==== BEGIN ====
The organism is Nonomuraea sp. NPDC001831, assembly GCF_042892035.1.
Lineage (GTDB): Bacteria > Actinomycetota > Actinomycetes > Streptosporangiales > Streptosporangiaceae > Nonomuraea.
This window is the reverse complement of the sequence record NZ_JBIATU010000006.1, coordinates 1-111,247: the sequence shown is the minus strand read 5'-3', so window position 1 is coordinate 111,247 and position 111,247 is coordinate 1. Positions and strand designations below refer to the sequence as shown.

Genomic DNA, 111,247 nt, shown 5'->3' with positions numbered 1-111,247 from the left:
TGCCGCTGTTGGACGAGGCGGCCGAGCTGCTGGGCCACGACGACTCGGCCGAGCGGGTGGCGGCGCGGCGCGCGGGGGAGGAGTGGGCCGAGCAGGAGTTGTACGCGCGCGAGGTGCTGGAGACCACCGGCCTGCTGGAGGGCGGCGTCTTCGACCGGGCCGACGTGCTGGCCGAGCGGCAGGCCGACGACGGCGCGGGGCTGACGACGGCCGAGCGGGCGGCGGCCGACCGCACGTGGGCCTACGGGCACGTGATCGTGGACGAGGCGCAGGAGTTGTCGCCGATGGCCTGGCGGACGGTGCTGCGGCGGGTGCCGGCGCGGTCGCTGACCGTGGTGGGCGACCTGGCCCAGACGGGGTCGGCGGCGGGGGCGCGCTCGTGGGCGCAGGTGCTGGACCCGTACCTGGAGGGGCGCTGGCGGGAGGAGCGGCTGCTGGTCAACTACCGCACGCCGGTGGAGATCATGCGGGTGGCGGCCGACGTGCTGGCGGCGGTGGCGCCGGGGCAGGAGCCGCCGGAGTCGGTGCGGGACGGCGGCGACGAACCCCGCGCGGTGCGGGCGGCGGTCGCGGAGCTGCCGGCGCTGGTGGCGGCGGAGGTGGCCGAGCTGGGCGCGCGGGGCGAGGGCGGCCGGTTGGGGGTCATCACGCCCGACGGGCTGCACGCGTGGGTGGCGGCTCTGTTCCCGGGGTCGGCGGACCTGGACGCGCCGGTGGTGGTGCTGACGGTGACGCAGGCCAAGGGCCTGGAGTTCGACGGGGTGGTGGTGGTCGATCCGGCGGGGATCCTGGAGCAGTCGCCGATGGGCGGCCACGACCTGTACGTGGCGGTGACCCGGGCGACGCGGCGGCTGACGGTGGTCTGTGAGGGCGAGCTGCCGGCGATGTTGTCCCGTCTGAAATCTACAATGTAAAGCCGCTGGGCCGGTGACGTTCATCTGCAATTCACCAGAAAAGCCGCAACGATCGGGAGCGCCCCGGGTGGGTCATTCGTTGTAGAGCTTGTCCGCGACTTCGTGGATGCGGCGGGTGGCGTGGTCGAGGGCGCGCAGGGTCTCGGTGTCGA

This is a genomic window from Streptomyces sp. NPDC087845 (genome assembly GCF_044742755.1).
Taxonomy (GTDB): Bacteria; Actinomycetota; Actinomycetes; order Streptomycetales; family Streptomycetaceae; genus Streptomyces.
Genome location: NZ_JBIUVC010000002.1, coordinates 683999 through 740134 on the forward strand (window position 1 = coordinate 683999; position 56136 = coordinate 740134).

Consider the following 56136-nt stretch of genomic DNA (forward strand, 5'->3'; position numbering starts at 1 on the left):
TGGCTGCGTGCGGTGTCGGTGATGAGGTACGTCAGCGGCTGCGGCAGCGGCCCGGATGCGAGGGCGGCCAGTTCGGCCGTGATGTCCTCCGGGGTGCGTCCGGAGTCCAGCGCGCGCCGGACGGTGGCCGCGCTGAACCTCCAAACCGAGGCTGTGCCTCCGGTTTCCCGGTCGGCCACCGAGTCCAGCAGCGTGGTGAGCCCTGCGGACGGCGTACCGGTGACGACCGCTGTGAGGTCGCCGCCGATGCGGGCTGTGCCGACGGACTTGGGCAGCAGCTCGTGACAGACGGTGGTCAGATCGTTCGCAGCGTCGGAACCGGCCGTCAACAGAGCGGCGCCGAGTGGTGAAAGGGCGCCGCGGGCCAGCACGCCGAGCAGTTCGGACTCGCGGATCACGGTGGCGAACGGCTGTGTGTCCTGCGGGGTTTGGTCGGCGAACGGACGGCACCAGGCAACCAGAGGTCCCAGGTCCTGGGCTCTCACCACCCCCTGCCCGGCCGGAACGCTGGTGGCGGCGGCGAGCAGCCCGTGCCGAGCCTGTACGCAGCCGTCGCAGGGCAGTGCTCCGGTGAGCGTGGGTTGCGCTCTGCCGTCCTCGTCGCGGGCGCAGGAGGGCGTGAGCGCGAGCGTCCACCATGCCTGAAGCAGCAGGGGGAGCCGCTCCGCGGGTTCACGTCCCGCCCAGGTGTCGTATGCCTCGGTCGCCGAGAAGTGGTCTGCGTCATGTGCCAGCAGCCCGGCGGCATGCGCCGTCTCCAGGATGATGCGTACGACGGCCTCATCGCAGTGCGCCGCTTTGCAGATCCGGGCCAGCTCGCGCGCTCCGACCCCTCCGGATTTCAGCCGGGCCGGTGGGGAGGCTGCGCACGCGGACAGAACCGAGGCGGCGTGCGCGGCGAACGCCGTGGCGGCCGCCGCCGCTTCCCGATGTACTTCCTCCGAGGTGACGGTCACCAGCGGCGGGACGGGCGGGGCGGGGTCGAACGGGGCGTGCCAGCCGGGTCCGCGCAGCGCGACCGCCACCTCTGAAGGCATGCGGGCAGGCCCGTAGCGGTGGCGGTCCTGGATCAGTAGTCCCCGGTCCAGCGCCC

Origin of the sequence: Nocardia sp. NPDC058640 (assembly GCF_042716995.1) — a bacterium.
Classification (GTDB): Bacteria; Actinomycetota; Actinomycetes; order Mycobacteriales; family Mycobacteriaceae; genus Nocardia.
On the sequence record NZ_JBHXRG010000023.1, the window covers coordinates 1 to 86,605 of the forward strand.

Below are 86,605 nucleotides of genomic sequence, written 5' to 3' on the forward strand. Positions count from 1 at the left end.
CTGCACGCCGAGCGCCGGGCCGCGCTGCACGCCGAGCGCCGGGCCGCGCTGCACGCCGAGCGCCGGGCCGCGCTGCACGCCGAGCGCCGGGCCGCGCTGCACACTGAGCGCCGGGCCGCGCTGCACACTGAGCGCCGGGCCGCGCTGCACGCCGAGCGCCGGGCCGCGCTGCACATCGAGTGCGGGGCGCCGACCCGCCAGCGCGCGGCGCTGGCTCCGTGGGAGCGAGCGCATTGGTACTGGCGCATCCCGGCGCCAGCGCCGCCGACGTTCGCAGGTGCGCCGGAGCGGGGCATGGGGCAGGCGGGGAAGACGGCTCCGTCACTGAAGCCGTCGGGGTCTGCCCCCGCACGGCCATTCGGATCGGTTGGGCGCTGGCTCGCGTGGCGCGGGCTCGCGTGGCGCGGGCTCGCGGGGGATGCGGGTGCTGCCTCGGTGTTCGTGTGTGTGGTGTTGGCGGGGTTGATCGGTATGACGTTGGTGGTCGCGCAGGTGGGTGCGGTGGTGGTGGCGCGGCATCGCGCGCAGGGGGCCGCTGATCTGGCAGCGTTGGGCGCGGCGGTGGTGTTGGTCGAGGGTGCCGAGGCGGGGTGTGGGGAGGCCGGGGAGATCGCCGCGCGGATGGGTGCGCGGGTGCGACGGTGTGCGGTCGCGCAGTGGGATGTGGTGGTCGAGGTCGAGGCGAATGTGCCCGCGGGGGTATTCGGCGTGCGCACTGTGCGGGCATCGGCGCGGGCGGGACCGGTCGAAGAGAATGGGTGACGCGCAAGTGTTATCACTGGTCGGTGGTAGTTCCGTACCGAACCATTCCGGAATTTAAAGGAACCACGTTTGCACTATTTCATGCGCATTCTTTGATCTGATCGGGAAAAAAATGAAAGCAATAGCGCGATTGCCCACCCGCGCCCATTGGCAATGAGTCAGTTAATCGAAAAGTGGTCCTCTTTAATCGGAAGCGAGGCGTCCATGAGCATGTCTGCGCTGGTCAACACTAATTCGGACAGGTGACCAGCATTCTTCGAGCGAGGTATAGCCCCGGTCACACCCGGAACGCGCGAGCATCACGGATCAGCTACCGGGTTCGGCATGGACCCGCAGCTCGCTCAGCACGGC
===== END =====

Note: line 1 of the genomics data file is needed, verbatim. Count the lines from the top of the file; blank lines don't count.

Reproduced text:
The organism is Nonomuraea sp. NPDC001831, assembly GCF_042892035.1.